FIAC recommends proceeding with an emergency commitment of 6 weeks to the immigrant facing immediate deportation eff. 1/15/14 unless INS hearing granted an extension. FIAC committed that the Immigration Task Force would undertake “an intense period of educating the congregation at large … [with] numerous opportunities for our congregants to discuss every part of offering sanctuary. Then, toward the end of that six weeks, we propose that a larger congregational polling of some sort should take place to allow our congregation, in democratic process, to decide whether or not to commit to a more sustained length of sanctuary—3 months, 6 months, or 9 months.”

Board voted electronically to support the FIAC recommendation and extend sanctuary for the urgent situation, with caveat that FIAC would continue to pursue and publish answers to Board questions for congregational consideration. Board liaison notified FIAC to proceed.

1/13/2014 (eve)
K. Burns notified the Board that the immigrant seeking sanctuary had won last-minute extension, giving the Immigration Justice group more time to research answers and talk with the Congregation .

FUSD members participate in press conference announcing the reprieve.

FIAC organizes meetings to develop answers to questions, plan for involving the Congregation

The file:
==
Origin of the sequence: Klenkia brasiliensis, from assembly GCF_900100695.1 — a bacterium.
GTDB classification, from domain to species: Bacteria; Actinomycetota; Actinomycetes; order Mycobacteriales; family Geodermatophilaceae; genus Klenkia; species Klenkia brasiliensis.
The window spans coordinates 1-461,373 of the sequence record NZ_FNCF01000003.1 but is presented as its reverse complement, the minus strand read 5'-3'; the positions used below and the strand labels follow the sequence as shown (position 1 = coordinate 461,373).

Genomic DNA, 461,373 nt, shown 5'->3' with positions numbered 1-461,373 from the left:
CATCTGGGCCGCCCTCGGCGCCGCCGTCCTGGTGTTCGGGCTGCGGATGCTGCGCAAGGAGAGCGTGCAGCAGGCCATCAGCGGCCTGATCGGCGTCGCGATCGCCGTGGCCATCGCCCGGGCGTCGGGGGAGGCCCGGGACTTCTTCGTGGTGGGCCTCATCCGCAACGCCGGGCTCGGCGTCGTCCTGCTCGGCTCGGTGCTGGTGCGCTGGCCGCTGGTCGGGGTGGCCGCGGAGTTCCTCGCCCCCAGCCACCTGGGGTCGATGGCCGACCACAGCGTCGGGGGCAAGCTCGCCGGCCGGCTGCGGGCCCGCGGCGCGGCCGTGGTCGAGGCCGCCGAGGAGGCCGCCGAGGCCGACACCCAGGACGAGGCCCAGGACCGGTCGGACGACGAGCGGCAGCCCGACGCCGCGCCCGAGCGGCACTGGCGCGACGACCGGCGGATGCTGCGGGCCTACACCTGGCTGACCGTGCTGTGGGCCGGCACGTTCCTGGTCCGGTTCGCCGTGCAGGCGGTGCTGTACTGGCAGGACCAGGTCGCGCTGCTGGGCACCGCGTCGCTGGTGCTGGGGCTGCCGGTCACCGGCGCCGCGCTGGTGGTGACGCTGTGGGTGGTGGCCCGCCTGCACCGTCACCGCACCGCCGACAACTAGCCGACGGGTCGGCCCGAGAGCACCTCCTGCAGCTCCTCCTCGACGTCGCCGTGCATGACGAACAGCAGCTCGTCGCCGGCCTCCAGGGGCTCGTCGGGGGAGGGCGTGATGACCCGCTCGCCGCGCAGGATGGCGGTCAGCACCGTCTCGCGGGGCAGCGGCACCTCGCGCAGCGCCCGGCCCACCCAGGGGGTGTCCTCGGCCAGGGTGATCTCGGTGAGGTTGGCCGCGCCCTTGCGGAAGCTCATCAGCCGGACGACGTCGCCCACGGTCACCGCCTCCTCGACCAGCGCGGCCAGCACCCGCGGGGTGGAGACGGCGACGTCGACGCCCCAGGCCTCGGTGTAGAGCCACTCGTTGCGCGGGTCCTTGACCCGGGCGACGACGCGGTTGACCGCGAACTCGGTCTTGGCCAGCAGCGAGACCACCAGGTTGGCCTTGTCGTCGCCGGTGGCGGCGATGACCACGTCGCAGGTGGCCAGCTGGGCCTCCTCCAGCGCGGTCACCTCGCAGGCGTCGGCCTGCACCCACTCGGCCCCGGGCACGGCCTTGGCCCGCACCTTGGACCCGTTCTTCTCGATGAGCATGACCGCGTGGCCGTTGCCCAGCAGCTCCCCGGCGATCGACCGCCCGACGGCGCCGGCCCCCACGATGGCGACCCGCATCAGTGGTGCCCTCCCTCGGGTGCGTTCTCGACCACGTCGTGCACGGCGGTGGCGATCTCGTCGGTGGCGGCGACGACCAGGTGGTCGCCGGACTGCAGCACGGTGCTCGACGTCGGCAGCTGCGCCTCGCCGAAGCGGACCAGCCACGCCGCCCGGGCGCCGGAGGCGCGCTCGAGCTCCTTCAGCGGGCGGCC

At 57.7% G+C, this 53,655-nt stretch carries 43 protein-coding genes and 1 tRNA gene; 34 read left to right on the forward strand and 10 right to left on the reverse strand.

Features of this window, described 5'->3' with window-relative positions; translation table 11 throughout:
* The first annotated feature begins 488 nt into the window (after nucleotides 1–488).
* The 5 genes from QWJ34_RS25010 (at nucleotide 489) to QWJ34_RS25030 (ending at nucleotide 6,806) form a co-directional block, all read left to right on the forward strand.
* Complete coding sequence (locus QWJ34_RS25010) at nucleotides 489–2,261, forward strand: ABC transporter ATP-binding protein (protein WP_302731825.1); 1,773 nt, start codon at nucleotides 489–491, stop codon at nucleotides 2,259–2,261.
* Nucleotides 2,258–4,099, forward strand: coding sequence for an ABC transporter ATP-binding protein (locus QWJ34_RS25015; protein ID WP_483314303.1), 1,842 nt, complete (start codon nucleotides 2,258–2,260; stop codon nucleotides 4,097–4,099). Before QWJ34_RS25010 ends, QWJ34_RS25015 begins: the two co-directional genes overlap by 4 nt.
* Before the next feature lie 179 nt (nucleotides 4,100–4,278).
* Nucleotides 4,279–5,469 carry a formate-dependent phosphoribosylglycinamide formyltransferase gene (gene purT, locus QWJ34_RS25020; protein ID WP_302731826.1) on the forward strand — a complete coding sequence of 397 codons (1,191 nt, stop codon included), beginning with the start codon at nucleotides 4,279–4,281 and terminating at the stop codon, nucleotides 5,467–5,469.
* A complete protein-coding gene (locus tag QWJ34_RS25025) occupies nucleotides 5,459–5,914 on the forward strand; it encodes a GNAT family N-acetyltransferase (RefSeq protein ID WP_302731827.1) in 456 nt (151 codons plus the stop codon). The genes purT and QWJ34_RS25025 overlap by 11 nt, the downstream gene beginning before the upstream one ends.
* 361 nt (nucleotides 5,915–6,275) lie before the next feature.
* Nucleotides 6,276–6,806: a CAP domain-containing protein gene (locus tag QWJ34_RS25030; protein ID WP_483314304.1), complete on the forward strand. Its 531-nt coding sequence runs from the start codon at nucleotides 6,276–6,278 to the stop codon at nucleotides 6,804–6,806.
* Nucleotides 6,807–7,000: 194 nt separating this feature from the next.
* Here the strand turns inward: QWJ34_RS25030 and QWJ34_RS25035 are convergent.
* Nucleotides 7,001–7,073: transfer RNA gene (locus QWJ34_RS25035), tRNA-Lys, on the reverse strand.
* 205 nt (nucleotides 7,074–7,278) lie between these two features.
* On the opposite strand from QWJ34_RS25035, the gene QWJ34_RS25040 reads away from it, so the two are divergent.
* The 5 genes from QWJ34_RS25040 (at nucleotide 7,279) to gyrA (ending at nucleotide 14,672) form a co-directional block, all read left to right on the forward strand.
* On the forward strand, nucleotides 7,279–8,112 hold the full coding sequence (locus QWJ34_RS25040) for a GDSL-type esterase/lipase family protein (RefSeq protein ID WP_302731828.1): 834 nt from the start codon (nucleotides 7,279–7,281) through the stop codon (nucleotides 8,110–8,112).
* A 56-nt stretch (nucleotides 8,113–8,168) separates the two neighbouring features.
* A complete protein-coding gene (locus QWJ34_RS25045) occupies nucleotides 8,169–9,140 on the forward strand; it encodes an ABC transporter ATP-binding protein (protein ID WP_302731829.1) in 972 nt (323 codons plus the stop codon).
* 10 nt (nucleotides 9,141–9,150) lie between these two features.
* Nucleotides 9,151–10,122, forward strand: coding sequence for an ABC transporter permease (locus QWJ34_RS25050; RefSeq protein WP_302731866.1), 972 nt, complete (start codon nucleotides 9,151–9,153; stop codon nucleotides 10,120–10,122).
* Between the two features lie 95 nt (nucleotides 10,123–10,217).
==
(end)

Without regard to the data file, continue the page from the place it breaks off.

Two-week hiccup in getting FirstAnnounce out with vendor transition

Board President E. Sollie publishes a notice about the Board’s action on sanctuary in her President’s report column in the Ploughshare. “As you are all aware, one of our Congregational Projects this year is Immigration Justice. There is a proposal on the table to become a Sanctuary congregation. Many of you will remember the Sanctuary Movement of the 1980’s which evolved to provide safe-haven for Central Americans. Fewer of you will remember the concept from medieval times. At any rate, there is now a growing movement to provide sanctuary for people facing deportation. FIAC made the recommendation that we proceed with this endeavor and the board after much discussion and soul-searching concurred. Mike has also put his weight behind the idea. Now it is your turn; please consult an Immigration Justice/FIAC/Board member or The Google to learn more. IJ is also beginning to hold informative meetings. We are all still learning, but will share what we know. This is a potentially scary and very meaningful way to stand with our neighbors. I like what Colleen Bryan (Board) wrote on the subject,